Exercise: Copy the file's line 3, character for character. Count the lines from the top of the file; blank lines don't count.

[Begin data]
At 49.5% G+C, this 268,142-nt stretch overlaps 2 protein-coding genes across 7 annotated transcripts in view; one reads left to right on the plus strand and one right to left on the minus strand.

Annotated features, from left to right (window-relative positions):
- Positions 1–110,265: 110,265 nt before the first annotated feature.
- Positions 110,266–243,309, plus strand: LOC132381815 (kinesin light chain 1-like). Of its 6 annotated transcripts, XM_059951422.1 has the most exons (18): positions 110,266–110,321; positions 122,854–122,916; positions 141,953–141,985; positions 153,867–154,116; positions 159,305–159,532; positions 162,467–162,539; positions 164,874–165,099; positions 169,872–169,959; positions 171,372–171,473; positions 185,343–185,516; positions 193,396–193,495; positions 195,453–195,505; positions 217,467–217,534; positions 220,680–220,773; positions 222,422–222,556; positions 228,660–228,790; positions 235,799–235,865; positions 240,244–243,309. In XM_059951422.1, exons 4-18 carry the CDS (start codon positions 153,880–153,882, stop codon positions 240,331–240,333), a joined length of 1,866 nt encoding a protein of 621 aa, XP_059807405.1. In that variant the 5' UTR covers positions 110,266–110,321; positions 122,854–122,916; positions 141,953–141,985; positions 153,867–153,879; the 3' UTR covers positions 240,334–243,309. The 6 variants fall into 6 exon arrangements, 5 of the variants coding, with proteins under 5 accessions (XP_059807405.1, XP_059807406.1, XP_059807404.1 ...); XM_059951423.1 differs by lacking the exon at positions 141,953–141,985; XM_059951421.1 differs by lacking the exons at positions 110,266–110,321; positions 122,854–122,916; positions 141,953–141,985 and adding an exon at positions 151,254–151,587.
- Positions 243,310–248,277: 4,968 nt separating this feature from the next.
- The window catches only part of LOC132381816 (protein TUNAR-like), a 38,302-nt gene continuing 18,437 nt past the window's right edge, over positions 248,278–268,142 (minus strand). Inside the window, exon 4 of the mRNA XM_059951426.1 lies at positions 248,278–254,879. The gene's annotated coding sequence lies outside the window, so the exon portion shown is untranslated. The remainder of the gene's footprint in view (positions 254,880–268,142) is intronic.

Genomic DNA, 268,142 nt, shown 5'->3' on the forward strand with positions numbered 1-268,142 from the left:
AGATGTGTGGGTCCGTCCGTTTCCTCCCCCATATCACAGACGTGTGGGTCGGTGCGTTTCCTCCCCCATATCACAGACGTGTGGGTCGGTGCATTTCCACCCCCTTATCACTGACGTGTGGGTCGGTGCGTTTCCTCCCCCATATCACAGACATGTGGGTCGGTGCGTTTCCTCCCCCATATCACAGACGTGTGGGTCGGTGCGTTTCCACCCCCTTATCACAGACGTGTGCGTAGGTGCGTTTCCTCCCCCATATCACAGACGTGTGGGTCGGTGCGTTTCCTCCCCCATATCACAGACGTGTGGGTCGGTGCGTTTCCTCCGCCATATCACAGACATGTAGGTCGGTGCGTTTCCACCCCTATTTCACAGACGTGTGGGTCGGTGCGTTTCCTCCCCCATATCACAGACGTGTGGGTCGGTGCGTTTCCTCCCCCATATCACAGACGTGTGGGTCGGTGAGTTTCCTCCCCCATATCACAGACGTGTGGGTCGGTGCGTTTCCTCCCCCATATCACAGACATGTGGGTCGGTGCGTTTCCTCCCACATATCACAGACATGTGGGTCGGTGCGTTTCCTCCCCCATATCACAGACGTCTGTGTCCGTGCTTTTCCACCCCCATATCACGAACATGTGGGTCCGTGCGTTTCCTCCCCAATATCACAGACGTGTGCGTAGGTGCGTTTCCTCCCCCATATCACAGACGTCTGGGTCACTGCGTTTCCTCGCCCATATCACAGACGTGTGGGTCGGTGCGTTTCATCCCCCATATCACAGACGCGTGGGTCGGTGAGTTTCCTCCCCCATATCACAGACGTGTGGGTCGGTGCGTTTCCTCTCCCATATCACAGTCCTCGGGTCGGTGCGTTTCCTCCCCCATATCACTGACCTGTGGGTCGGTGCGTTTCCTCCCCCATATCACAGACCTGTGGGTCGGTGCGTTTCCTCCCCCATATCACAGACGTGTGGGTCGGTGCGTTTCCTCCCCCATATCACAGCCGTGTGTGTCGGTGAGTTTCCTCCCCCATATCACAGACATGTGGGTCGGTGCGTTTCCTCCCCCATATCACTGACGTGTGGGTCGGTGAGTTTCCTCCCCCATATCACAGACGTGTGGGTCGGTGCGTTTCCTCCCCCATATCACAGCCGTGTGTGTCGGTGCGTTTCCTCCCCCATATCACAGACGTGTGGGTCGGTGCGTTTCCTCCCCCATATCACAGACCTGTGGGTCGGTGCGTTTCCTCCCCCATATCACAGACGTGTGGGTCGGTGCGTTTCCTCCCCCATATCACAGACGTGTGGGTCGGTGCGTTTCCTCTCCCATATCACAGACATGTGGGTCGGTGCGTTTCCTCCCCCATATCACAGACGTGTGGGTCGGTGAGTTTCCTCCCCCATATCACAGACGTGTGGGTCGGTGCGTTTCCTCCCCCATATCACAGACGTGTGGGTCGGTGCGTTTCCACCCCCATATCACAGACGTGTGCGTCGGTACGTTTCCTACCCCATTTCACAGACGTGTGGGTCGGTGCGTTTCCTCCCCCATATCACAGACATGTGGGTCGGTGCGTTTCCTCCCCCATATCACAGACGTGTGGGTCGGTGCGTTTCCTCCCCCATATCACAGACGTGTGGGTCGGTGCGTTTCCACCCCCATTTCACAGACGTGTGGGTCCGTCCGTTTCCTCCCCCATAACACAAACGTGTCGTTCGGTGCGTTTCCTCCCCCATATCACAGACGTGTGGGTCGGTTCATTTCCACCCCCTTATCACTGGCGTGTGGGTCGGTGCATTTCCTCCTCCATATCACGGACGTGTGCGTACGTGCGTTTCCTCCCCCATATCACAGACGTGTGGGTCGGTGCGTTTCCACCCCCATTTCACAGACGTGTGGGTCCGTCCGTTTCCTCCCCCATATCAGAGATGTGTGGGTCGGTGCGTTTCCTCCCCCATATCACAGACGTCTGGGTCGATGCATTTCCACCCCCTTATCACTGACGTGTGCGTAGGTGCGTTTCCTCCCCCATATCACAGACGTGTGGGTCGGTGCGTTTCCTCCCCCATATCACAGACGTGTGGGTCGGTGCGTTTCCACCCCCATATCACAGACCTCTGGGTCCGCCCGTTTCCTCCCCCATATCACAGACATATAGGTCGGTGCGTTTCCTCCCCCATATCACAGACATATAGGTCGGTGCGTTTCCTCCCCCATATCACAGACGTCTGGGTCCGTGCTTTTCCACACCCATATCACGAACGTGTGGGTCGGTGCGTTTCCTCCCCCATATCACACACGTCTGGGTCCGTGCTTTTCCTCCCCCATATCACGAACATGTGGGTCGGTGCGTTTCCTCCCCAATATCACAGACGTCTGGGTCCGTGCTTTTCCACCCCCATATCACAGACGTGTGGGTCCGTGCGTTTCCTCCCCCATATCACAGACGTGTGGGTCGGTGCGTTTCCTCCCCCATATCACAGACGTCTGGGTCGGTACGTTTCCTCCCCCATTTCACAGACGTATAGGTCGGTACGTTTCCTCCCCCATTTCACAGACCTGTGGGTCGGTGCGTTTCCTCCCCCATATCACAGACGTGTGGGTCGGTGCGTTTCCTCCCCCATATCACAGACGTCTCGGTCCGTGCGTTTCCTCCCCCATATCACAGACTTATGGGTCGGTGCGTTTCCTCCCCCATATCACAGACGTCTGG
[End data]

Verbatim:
- Positions 1–110,265: 110,265 nt before the first annotated feature.